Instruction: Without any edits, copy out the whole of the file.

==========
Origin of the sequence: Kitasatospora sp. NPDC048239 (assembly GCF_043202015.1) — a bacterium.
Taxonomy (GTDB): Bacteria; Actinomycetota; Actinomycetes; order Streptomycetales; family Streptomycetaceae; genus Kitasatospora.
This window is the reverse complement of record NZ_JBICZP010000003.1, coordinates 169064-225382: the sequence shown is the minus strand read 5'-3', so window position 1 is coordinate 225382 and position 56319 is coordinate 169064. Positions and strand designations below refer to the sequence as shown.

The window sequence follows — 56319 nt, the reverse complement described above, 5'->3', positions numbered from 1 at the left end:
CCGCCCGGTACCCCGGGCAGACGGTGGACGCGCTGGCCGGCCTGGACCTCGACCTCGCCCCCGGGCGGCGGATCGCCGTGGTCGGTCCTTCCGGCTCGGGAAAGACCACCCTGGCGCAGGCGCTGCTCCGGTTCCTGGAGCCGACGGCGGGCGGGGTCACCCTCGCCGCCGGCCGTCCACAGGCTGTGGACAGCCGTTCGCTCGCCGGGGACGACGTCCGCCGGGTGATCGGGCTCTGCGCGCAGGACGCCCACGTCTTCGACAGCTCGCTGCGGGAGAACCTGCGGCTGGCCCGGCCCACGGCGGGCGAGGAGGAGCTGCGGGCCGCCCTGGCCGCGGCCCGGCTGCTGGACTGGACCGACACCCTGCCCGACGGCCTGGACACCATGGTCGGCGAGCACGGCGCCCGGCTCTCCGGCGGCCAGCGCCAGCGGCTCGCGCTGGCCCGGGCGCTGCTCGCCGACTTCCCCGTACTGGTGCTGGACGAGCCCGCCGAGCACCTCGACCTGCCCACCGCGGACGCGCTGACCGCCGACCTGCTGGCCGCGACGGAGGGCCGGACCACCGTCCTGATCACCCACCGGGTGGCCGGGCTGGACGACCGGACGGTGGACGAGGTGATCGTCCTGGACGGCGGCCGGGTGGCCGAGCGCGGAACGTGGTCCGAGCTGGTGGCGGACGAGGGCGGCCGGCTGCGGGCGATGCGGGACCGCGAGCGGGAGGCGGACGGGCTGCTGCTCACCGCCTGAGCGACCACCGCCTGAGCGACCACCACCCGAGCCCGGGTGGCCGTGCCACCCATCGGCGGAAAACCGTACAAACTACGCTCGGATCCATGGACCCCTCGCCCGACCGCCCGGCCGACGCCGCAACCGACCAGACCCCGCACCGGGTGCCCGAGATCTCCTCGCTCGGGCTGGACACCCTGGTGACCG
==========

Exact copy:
Origin of the sequence: Kitasatospora sp. NPDC048239 (assembly GCF_043202015.1) — a bacterium.
Taxonomy (GTDB): Bacteria; Actinomycetota; Actinomycetes; order Streptomycetales; family Streptomycetaceae; genus Kitasatospora.
This window is the reverse complement of record NZ_JBICZP010000003.1, coordinates 169064-225382: the sequence shown is the minus strand read 5'-3', so window position 1 is coordinate 225382 and position 56319 is coordinate 169064. Positions and strand designations below refer to the sequence as shown.

The window sequence follows — 56319 nt, the reverse complement described above, 5'->3', positions numbered from 1 at the left end:
CCGCCCGGTACCCCGGGCAGACGGTGGACGCGCTGGCCGGCCTGGACCTCGACCTCGCCCCCGGGCGGCGGATCGCCGTGGTCGGTCCTTCCGGCTCGGGAAAGACCACCCTGGCGCAGGCGCTGCTCCGGTTCCTGGAGCCGACGGCGGGCGGGGTCACCCTCGCCGCCGGCCGTCCACAGGCTGTGGACAGCCGTTCGCTCGCCGGGGACGACGTCCGCCGGGTGATCGGGCTCTGCGCGCAGGACGCCCACGTCTTCGACAGCTCGCTGCGGGAGAACCTGCGGCTGGCCCGGCCCACGGCGGGCGAGGAGGAGCTGCGGGCCGCCCTGGCCGCGGCCCGGCTGCTGGACTGGACCGACACCCTGCCCGACGGCCTGGACACCATGGTCGGCGAGCACGGCGCCCGGCTCTCCGGCGGCCAGCGCCAGCGGCTCGCGCTGGCCCGGGCGCTGCTCGCCGACTTCCCCGTACTGGTGCTGGACGAGCCCGCCGAGCACCTCGACCTGCCCACCGCGGACGCGCTGACCGCCGACCTGCTGGCCGCGACGGAGGGCCGGACCACCGTCCTGATCACCCACCGGGTGGCCGGGCTGGACGACCGGACGGTGGACGAGGTGATCGTCCTGGACGGCGGCCGGGTGGCCGAGCGCGGAACGTGGTCCGAGCTGGTGGCGGACGAGGGCGGCCGGCTGCGGGCGATGCGGGACCGCGAGCGGGAGGCGGACGGGCTGCTGCTCACCGCCTGAGCGACCACCGCCTGAGCGACCACCACCCGAGCCCGGGTGGCCGTGCCACCCATCGGCGGAAAACCGTACAAACTACGCTCGGATCCATGGACCCCTCGCCCGACCGCCCGGCCGACGCCGCAACCGACCAGACCCCGCACCGGGTGCCCGAGATCTCCTCGCTCGGGCTGGACACCCTGGTGACCG